5. Toyota got roped into fuelcells by the japanese government, as part of a government (not industry) driven technology investment. See the Ene-farm home fuel cells using natural gas which are now actually becoming more common in big cities in japan. The japanese government is heavily subsidizing hydrogen refueling stations to build up sufficient refueling infrastructure (and likely a backdoor subsidy to gas stations that would otherwise close soon due to having non-compliant in-ground gasoline tanks that are too expensive to replace otherwise).

    Somebody pointed out an old paper on hydrogen gas production via radiolysis via uranium dissolved in water, implying nuclear waste might be usable. That’ll make some people’s heads spin…


  6. It won’t happen. Biomethane is like $12 per mmbtu, equivalent to like 9kg of H2.
    It’s vastly cheaper to make biomethane and burn it in a Allam cycle plant and then carbon capture it (so negative emissions). Sell it as offsets to carbon emission for your gasoline hybrid that maybe also has plugin EV range. WAY cheaper than switching to H2.

  7. Cost per mile for hydrogen fuel cell vehicle is 21 cents per mile
    Gasoline hybrid at 40mpg is 4.25 cents per mile based on wholesale prices. $110 per tonne CO2 price (and it will never get that high) adds 2.5 cents per mile.
    Dead end.

  8. Ironically the Japanese H2 roadmap anticipates clean H2 from Aussie brown coal at a price to match NG by the 2030s. Electrolytic H2 won’t get a look in.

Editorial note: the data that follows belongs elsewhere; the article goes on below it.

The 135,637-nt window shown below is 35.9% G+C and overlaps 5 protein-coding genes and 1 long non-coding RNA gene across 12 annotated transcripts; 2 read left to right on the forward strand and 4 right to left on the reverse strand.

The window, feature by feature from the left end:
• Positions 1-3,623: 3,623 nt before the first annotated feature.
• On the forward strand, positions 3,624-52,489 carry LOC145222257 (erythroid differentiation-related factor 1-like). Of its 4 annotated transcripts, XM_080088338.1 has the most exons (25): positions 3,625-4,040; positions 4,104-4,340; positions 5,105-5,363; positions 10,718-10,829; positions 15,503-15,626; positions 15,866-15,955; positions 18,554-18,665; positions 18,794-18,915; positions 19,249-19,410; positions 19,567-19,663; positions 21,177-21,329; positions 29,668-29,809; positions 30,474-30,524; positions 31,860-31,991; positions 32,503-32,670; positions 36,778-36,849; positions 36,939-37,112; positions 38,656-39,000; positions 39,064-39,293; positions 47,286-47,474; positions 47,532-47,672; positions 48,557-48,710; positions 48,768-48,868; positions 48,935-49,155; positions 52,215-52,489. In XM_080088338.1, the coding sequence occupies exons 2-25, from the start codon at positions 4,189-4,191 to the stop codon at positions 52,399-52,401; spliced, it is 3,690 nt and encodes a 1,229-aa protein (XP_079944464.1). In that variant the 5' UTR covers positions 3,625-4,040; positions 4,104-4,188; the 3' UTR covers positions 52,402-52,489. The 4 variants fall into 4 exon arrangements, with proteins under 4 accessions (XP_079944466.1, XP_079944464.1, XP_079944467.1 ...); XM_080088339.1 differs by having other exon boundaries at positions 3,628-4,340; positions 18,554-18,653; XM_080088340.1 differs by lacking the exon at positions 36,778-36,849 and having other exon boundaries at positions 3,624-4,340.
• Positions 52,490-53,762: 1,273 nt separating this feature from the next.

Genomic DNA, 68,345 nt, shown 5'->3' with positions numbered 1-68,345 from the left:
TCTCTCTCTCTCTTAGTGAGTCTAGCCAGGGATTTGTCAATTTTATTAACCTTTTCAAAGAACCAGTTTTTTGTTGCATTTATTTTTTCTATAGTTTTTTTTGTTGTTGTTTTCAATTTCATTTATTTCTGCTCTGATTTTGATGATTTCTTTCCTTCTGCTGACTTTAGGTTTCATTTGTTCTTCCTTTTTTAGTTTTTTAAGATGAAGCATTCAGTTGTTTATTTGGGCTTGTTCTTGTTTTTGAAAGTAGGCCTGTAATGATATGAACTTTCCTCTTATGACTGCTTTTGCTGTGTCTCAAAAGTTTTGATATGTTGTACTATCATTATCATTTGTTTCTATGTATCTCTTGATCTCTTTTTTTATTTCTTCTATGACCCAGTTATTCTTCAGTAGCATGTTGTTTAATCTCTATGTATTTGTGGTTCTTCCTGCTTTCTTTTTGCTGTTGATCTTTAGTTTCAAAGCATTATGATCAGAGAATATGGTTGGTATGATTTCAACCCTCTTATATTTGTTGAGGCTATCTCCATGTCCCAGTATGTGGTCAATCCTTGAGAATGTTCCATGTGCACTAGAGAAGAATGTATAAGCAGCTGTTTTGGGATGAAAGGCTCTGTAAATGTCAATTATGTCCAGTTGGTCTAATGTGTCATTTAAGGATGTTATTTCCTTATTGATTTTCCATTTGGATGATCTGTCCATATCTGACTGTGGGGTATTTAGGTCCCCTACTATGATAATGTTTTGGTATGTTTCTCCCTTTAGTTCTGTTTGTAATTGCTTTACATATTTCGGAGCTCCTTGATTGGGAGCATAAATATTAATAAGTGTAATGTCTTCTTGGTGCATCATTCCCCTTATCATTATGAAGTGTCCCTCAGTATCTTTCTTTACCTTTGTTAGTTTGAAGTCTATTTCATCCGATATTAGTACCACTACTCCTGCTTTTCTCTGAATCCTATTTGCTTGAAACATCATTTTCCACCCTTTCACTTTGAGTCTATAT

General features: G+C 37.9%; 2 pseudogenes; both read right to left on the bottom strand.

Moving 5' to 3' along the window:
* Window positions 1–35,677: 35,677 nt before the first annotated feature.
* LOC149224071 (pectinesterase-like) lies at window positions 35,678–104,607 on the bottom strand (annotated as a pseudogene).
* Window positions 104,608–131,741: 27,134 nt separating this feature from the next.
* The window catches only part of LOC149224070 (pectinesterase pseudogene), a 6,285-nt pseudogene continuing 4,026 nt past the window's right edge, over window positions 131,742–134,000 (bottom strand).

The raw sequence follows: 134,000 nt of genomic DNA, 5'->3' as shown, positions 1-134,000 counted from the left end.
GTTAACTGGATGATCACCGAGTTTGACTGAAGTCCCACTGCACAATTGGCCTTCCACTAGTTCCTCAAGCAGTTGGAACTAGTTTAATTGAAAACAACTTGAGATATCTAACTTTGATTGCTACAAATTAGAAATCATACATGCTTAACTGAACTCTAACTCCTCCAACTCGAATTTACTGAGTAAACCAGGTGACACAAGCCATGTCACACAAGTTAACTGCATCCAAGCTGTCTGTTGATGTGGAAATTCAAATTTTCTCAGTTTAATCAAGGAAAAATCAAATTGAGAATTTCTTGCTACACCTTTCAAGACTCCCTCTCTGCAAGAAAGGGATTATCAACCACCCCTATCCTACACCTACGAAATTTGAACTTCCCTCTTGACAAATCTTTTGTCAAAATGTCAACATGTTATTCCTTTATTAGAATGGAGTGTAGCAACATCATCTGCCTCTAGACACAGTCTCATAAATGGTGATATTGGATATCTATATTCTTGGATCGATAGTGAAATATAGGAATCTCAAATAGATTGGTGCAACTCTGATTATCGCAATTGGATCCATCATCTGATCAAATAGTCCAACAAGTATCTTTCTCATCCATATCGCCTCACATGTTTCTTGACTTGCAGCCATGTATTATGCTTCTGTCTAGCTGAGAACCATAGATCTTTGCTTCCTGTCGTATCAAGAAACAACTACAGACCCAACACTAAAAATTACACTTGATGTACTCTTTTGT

9. Actually CH3OH would be better. A liquid is easier to store compactly.
    NH3 is another possibility. A gas but it liquifies at modest pressure, so it can be stored in the same sort of tank as propane.

  10. As a GHG mitigation that will be utterly uneconomic until about the entirety of the worlds coal plants are shut down first.

  11. Actually, that would work too as an energy source. Steam Methane Reforming. Sits in refineries when they make fertilizers.

  12. The fundamental problem with hydrogen is storage. The best case scenario is metal hydrides which are expensive, unreliable, and have short service lives. More crude options such as pressurized tanks face leakage and embrittlement issues. You’re trying to store proton-electron pairs. Quite tiny things that can tunnel through things common people consider to be solid.

    Storing hydrogen in the form of CH4 is probably the best option. Not as fancy but very practical and clean.

  13. The environazis will still complain. They’ll complain about all the excess water vapor, which has greater warming potential than CO2, created by hydrogen fuel cells.

  14. Correct, which is why SMR is preferred. Cheap and easy to make H2. Without carbon capture, SMR produces about 4 tons of CO2 per ton of H2, which offsets about 140 tons of CO2 for a normal diesel powered car.

    There are ways to make H2 with zero CO2 emissions with SMR+carbon capture but it adds about 25% to the cost (which is still miles cheaper than other “green” tech).

  15. Difference in sales is unimportant: neither battery, nor HFC cars have market share anywhere near gasoline and diesel. What is important is energy density, fueling time and scalability, and HFC is fundamentally superior in all three. Energy density of liquid ammonia is twice that of liquid hydrogen, and ammonia production is a mature industry with existing infrastructure, which also covers scalability. Fueling time is equal to gasoline. HFC is the only option for electric flying transport that goes further than across town, due to energy density. Putting ammonia or pure hydrogen-fueled vehicles on public roads is a bad idea, as any idiot with license will be empovered for mass destruction and murder. Autonomous flight is where it will do wonders, and with its “green” credentials, governments will accept and then promote it. First Singapore and Dubai, then Japan and Korea, then others.

  16. Clean (green) hydrogen is expensive and consequently is little used as a fuel. This may never change. I expect it will never change.